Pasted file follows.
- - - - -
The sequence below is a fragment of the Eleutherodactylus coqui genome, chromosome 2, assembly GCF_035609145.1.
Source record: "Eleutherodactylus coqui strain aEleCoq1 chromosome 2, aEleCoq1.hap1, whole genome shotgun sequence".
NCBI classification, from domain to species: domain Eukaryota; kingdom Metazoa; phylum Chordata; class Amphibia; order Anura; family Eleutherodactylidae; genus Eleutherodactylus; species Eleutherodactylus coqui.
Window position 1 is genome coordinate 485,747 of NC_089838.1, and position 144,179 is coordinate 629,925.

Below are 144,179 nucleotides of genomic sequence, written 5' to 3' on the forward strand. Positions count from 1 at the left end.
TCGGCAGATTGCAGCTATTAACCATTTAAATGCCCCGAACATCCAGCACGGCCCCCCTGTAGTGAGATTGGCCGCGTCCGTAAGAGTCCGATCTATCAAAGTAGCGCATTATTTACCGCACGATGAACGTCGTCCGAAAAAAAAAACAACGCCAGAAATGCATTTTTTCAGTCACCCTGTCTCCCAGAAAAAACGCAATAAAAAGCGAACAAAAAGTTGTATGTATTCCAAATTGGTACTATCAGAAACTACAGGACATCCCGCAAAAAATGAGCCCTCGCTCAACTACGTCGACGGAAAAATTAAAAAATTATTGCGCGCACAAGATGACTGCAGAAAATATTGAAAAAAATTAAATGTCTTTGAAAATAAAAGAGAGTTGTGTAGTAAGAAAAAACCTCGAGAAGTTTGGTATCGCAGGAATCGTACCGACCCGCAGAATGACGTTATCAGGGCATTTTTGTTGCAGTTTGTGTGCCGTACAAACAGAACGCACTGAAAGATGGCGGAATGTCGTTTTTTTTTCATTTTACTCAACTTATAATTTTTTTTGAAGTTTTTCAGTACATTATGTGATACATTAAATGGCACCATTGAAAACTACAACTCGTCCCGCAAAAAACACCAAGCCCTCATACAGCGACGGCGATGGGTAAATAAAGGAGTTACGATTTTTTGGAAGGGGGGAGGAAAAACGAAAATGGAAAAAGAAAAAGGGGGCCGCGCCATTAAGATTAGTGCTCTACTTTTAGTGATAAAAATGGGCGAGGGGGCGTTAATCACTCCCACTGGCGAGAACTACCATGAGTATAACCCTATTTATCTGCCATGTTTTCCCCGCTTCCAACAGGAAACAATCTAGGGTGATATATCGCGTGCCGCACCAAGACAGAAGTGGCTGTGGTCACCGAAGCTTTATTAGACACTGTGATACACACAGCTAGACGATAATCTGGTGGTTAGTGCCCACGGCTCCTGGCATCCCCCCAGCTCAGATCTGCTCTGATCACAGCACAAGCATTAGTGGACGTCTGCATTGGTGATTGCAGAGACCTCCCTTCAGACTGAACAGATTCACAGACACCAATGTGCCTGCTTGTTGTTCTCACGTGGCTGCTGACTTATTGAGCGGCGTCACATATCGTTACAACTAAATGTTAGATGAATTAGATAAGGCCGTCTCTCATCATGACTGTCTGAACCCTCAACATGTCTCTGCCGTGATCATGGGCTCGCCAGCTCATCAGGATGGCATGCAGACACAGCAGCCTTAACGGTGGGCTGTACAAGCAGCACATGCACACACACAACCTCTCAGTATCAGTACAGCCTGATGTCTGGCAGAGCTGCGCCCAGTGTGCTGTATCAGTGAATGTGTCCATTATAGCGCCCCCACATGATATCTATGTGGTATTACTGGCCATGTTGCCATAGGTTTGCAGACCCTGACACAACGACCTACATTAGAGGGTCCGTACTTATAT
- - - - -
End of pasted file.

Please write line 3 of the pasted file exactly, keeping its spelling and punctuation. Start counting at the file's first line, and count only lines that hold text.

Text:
NCBI classification, from domain to species: domain Eukaryota; kingdom Metazoa; phylum Chordata; class Amphibia; order Anura; family Eleutherodactylidae; genus Eleutherodactylus; species Eleutherodactylus coqui.